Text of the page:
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Jim Bridenstine confirmed as NASA administrator

Brandon Moseley



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Thursday, the U.S. Senate confirmed Congressman Jim Bridenstine as administrator of the National Aeronautics and Space Administration on a party line vote of 50-49.

“My long-time friend and ally, Jim Bridenstine, has the ability to make an exceptional NASA administrator,” U.S. Rep. Mo Brooks, R-Huntsville, said. “Jim not only has a keen interest in aeronautics and space, he also understands the Washington political atmosphere and, as such, has political insight that NASA needs to help overcome the political hurdles that have all too often hampered NASA in the past.”

U.S. Sen. Richard Shelby, R-Alabama, voted to confirm Bridenstine.

“Congratulations to Congressman Jim Bridenstine on being confirmed as the NASA – National Aeronautics and Space Administration Administrator today,” Shelby said. “I look forward to working with him as he leads the agency – continuing NASA’s mission of space exploration.”

“Jim Bridenstine and I have had a strong working relationship for years in the House on the House Armed Services Committee and House Science & Technology Committee,” Brooks said. “As Vice-Chair of the Space Subcommittee, I look forward to continuing to work together with Jim Bridenstine as he takes the helm at NASA.”


U.S. Sen. Doug Jones, D-Alabama, voted against Bridenstine’s confirmation.

“Unfortunately, NASA has been without an administrator for the longest period in its history,” Brooks said. “Senate Democrats delayed Jim’s confirmation —as they have with numerous appointees of President Trump’s— for partisan, political reasons. Even today, every Senate Democrat voted ‘No’ on Jim’s nomination— not for NASA or America’s sake, but to obstruct President Trump and obstruct conservative principles that helped elect so many Congressmen and Senators. Prior to this Administration, the longest NASA had endured without a Senate confirmed administrator was 80 days. It took the Senate 230 days to confirm Jim Bridenstine—far longer than the 45 days it typically takes to confirm a NASA administrator. Senate Democrats’ obstruction of President Trump’s nominees is unacceptable and continues to do great damage to America.”

IIt is an honor to be confirmed by the United States Senate to serve as NASA Administrator,” said Bridenstine. “I am humbled by this opportunity, and I once again thank President Donald Trump and Vice President Mike Pence for their confidence. I look forward to working with the outstanding team at NASA to achieve the President’s vision for American leadership in space.”

“I’m very pleased to welcome Jim Bridenstine to NASA,” said acting NASA Administrator Robert Lightfoot. “He joins our great agency at a time when we are poised to accomplish historic milestones across the full spectrum of our work. Jim now takes the reins of this agency and its talented and dedicated workforce. I’m looking forward to him building on our great momentum and sharing our many strengths to help us make the next giants leaps on behalf of humanity. I also want to express my heartfelt appreciation to the NASA team for all they accomplished during my time leading the agency.”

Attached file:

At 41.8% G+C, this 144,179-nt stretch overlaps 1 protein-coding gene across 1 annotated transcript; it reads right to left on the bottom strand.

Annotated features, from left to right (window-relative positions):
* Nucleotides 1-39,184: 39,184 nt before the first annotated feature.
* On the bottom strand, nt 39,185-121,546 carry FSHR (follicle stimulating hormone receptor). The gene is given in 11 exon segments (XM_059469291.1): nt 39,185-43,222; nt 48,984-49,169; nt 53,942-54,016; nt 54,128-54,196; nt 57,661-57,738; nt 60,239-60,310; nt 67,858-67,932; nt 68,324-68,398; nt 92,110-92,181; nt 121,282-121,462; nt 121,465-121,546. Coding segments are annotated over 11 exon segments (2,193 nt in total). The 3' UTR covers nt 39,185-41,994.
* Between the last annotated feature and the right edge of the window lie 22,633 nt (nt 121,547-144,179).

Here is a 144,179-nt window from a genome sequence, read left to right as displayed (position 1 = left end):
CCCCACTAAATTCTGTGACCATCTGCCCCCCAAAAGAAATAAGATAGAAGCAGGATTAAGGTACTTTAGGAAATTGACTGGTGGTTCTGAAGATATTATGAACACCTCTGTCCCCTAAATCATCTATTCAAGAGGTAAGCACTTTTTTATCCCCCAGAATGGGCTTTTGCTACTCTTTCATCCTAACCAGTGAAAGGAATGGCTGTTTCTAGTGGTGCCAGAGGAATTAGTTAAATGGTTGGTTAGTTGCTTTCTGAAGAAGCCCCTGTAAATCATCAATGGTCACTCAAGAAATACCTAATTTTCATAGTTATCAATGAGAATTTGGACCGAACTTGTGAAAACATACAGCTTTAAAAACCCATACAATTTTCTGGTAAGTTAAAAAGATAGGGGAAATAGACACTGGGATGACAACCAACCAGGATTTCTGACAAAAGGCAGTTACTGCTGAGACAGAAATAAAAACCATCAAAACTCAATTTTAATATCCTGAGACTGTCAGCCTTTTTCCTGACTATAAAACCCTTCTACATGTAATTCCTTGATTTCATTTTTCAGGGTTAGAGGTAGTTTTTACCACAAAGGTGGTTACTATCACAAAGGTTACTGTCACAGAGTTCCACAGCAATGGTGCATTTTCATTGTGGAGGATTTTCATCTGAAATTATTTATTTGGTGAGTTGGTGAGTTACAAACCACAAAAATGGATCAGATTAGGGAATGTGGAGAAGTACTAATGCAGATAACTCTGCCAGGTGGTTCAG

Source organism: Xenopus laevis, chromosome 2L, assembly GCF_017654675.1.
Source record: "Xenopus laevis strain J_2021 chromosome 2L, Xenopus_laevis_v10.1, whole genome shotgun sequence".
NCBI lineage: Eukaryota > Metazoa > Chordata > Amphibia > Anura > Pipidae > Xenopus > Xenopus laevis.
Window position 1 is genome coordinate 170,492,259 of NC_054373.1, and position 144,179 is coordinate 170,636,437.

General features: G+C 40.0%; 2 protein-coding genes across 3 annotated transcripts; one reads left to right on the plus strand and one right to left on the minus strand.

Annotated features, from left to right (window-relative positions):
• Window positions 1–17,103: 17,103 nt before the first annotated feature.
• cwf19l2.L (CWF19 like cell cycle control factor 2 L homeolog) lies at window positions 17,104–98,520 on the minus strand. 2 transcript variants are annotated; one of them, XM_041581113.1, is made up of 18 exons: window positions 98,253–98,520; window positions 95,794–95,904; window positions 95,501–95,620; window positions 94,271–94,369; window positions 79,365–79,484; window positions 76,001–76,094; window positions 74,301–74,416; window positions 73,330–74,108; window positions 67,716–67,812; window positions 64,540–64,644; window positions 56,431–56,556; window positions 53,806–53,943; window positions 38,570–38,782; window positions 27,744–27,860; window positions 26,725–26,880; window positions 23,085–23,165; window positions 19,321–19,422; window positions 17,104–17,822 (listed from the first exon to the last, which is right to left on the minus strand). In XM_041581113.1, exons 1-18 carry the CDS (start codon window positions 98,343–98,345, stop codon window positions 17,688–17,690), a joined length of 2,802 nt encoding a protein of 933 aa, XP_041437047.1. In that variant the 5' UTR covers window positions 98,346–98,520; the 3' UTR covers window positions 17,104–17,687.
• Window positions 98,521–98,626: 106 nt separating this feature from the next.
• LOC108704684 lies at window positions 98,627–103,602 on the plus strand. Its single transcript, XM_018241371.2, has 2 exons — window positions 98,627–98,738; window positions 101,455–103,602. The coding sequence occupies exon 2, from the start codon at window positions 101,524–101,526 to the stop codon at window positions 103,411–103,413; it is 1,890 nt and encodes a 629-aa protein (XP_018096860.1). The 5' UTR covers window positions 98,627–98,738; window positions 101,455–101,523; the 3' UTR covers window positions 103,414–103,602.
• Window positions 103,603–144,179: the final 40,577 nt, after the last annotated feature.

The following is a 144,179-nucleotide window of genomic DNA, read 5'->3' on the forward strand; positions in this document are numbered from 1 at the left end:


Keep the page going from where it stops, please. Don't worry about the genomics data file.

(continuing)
Bridenstine, until his confirmation on Thursday, represented Oklahoma’s 1st Congressional District.

Bridenstine is a U.S. Navy veteran who flew E-2C Hawkeye aircraft off of the carrier U.S.S. Abraham Lincoln. He flew combat missions in both Iraq and Afghanistan. He later transitioned to flying the F-18 Hornet. He spent years in the Navy where he made 333 carrier landings. After leaving the Navy, Bridenstine served as the executive director of the Tulsa Air and Space Museum & Planetarium.

He has experience in real estate and ranching as well as a degree from Rice and a Masters in Business Administration from Cornell. In 2012 he was promoted to Lt Commander in the U.S. Navy Reserve while flying missions in Central and South America in the war on drugs. Bridenstine recently transitioned to the 137th Air Refueling Wing of the Oklahoma Air National Guard, flying with an MC-12 squadron stationed in Oklahoma City. He was elected to Congress in 2012.

There were concerns that appointing a Congressman as NASA Administrator would politicize NASA. U.S. Sen. Jeff Flake, R-Arizona, almost killed the nomination; but reversed his vote to in favor of Bridenstine.

It has taken over a year for the Senate to confirm President Donald Trump’s pick to lead NASA.

“Democrats are obstructing good (hopefully great) people wanting to give up a big portion of their life to work for our Government, hence, the American People,” Trump tweeted. “They are “slow walking” all of my nominations – hundreds of people. At this rate it would take 9 years for all approvals!”

(Original reporting by the Washington Examiner contributed to this article.)


Byrne introduces bill to pay Coast Guard during school shutdown

Brandon Moseley



Wednesday, Congressman Bradley Byrne, R-Montrose, announced legislation to ensure the members of the Coast Guard and Coast Guard retirees are paid during the current government shutdown.

The bill is known as the Always Ready Act. Congressman Byrne on January 9th and provides funding for members of the Coast Guard and Coast Guard retirees.